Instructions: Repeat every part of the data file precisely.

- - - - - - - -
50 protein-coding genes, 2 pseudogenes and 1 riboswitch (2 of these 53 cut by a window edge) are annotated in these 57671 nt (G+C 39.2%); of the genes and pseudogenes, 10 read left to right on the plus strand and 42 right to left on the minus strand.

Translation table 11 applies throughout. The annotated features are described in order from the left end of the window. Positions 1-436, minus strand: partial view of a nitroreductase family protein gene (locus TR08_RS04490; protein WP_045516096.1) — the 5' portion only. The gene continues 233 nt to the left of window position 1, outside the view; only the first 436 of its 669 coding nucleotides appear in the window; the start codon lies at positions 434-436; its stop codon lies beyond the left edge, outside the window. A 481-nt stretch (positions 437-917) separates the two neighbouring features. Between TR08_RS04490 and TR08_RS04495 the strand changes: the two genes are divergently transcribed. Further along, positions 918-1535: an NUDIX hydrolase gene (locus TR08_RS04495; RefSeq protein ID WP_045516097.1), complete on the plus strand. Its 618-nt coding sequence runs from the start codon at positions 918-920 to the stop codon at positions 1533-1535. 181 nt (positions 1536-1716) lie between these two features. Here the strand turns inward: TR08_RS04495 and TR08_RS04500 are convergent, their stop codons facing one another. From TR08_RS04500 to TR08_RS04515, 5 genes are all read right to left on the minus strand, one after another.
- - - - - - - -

50 protein-coding genes, 2 pseudogenes and 1 riboswitch (2 of these 53 cut by a window edge) are annotated in these 57671 nt (G+C 39.2%); of the genes and pseudogenes, 10 read left to right on the plus strand and 42 right to left on the minus strand.

Translation table 11 applies throughout. The annotated features are described in order from the left end of the window. Positions 1-436, minus strand: partial view of a nitroreductase family protein gene (locus TR08_RS04490; protein WP_045516096.1) — the 5' portion only. The gene continues 233 nt to the left of window position 1, outside the view; only the first 436 of its 669 coding nucleotides appear in the window; the start codon lies at positions 434-436; its stop codon lies beyond the left edge, outside the window. A 481-nt stretch (positions 437-917) separates the two neighbouring features. Between TR08_RS04490 and TR08_RS04495 the strand changes: the two genes are divergently transcribed. Further along, positions 918-1535: an NUDIX hydrolase gene (locus TR08_RS04495; RefSeq protein ID WP_045516097.1), complete on the plus strand. Its 618-nt coding sequence runs from the start codon at positions 918-920 to the stop codon at positions 1533-1535. 181 nt (positions 1536-1716) lie between these two features. Here the strand turns inward: TR08_RS04495 and TR08_RS04500 are convergent, their stop codons facing one another. From TR08_RS04500 to TR08_RS04515, 5 genes are all read right to left on the minus strand, one after another.